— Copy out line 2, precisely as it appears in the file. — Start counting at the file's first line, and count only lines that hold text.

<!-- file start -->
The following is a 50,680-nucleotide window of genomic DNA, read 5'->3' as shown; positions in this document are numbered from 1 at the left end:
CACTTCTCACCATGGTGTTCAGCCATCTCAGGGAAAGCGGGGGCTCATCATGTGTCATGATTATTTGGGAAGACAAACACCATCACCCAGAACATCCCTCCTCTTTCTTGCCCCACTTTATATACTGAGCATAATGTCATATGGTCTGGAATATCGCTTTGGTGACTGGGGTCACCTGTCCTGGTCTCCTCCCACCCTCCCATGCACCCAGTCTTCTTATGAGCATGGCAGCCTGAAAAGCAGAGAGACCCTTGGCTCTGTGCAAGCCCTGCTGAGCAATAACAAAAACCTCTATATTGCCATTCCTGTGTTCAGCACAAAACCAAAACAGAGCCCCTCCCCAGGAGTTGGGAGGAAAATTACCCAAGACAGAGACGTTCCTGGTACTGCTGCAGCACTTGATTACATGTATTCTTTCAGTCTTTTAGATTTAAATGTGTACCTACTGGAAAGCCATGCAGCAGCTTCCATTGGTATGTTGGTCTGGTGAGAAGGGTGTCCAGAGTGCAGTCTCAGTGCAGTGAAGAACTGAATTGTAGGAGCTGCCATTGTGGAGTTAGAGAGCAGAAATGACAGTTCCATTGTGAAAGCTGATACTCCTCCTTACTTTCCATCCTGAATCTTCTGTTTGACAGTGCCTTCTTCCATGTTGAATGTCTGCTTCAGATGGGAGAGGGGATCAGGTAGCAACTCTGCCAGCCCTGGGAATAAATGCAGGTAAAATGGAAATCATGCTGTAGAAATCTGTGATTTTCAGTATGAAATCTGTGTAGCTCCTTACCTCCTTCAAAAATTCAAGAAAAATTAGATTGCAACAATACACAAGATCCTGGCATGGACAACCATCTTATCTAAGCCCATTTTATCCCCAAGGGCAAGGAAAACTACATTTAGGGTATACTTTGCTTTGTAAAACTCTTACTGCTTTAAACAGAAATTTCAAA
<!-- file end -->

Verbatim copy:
CACTTCTCACCATGGTGTTCAGCCATCTCAGGGAAAGCGGGGGCTCATCATGTGTCATGATTATTTGGGAAGACAAACACCATCACCCAGAACATCCCTCCTCTTTCTTGCCCCACTTTATATACTGAGCATAATGTCATATGGTCTGGAATATCGCTTTGGTGACTGGGGTCACCTGTCCTGGTCTCCTCCCACCCTCCCATGCACCCAGTCTTCTTATGAGCATGGCAGCCTGAAAAGCAGAGAGACCCTTGGCTCTGTGCAAGCCCTGCTGAGCAATAACAAAAACCTCTATATTGCCATTCCTGTGTTCAGCACAAAACCAAAACAGAGCCCCTCCCCAGGAGTTGGGAGGAAAATTACCCAAGACAGAGACGTTCCTGGTACTGCTGCAGCACTTGATTACATGTATTCTTTCAGTCTTTTAGATTTAAATGTGTACCTACTGGAAAGCCATGCAGCAGCTTCCATTGGTATGTTGGTCTGGTGAGAAGGGTGTCCAGAGTGCAGTCTCAGTGCAGTGAAGAACTGAATTGTAGGAGCTGCCATTGTGGAGTTAGAGAGCAGAAATGACAGTTCCATTGTGAAAGCTGATACTCCTCCTTACTTTCCATCCTGAATCTTCTGTTTGACAGTGCCTTCTTCCATGTTGAATGTCTGCTTCAGATGGGAGAGGGGATCAGGTAGCAACTCTGCCAGCCCTGGGAATAAATGCAGGTAAAATGGAAATCATGCTGTAGAAATCTGTGATTTTCAGTATGAAATCTGTGTAGCTCCTTACCTCCTTCAAAAATTCAAGAAAAATTAGATTGCAACAATACACAAGATCCTGGCATGGACAACCATCTTATCTAAGCCCATTTTATCCCCAAGGGCAAGGAAAACTACATTTAGGGTATACTTTGCTTTGTAAAACTCTTACTGCTTTAAACAGAAATTTCAAA